Today's blog post comes from AP Stats guru Daren Starnes. Daren has taught AP Statistics since the course launched in 1996-97. He has served as a reader, table leader, and question leader for the AP Statistics exam for 20 years. Daren has led over 200 workshops for statistics teachers, both online and in-person. He is also lead author of two popular statistics textbooks.
Most introductory statistics courses include a substantial chunk of inference content for students to digest. This foray through inference usually occupies the last 40% or so of the course. To truly master inference, students must develop conceptual understanding of the underlying logic of confidence intervals and significance tests. They need to achieve an articulate grasp of concepts like margin of error, P-value, statistical significance, Type I and Type II error, and power. That’s no small task! In addition, students need to develop fluency in constructing confidence intervals and performing significance tests in various settings.
Challenges for Learning Inference:
Distinguishing populations, samples, parameters, statistics, and sampling distributions
Understanding the logic of confidence intervals and significance tests
Carrying out inference procedures reliably
Checking conditions for inference procedures (and knowing why they are checking them)
Calculating accurately—by hand or using technology
Determining the appropriate scope of inference based on how the data were collected
Crafting clear, precise statistical explanations
Deciding which inference method to choose
Solutions for Teaching Inference:
1. Use dynamic applets.
Use technology to develop students’ understanding of key concepts. For instance, the sampling distributions applet at Online Statbook is an excellent tool for motivating the central limit theorem. Several applets at www.rossmanchance.com are ideal for student investigation of the underlying logic of confidence intervals and significance tests. The relatively new Art of Stat site has a nice collection of interactive applets, including my new favorite applet for exploring the relationship between Type I error, Type II error, and power. And the suite of stapplet.com applets allows students to analyze data, calculate probabilities, and perform simulation-based and traditional inference.
2. Introduce inference concepts early and often.
Why wait until the second half of the course, when students have just been walloped by probability, random variables, and sampling distributions? It is natural to discuss inference whenever data are obtained from random sampling or a randomized experiment. That is likely the case throughout the units on exploring data and collecting data near the beginning of the course. Margin of error can be explored when students are presented with data from a sample survey. Likewise, students can be introduced to the ideas of P-value and statistical significance in the context of a randomized experiment. Hands-on and technology-based simulations allow students to investigate the idea of a confidence interval or a significance test without getting bogged down in the formalities. Informal inference can be inserted throughout the units on probability, random variables, and sampling distributions. The key is to ask questions like, “How unlikely would it be to obtain a result at least as surprising as the one observed in this study by chance alone?”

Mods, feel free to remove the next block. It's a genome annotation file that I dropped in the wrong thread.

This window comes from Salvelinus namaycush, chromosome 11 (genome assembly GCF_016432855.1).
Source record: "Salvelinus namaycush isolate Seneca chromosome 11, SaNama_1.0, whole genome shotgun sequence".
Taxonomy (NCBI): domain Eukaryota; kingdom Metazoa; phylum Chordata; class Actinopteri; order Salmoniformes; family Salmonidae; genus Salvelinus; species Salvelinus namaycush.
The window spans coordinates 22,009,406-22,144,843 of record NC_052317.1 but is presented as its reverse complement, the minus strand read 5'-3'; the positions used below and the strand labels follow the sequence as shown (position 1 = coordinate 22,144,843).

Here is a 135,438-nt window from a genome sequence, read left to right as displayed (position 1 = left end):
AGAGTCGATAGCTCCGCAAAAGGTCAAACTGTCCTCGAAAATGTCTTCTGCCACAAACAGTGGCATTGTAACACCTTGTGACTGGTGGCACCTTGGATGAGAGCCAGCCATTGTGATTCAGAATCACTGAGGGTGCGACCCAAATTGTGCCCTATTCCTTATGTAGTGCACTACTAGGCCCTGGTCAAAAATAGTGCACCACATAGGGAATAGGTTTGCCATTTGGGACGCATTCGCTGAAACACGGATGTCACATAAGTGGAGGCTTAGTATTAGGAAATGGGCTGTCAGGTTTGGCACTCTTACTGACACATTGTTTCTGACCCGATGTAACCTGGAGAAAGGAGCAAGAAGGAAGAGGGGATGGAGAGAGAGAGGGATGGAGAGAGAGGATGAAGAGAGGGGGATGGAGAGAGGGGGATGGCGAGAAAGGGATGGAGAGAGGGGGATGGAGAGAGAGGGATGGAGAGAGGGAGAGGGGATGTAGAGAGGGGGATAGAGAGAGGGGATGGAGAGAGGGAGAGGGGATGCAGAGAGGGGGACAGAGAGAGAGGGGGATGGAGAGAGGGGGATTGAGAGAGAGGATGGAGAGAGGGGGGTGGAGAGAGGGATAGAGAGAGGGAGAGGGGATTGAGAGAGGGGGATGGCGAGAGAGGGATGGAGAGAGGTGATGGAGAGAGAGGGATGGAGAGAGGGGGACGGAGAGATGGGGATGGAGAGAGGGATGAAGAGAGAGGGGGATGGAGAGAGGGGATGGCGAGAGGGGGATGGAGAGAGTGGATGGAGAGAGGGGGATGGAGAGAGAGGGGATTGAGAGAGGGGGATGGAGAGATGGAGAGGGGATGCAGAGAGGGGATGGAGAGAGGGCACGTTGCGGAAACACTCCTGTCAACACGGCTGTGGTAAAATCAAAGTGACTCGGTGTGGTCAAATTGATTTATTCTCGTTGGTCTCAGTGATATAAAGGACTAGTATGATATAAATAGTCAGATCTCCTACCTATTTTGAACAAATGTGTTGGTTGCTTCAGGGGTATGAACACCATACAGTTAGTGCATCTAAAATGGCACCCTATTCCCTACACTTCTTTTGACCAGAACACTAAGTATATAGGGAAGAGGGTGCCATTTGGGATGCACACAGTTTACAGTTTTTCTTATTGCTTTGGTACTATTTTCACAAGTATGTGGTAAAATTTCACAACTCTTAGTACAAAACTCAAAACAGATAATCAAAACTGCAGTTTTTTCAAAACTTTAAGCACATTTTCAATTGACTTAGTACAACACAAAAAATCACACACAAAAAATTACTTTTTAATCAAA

3. Give students lots of practice and feedback.
Give students frequent practice communicating their statistical thinking and receiving timely, specific feedback about clarity and precision. Don’t let students off the hook by asking only questions that encourage rote memorization of definitions or that encourage “template” responses. Of course, knowing the meaning of statistical terminology and being able to provide an interpretation that includes all key elements are good starting points for many students. But they aren’t sufficient for demonstrating mastery of concepts and skills. The AP Statistics exam features questions every year that require students to apply their understanding in a novel context or nonroutine way. (See Free Response Question #6, also known as the Investigative Task, on each exam for one such example.)
I look forward to digging deeper into several ideas shared in this blog post as part of the upcoming "Teaching Inference with Confidence” online workshop sponsored by Stats Medic.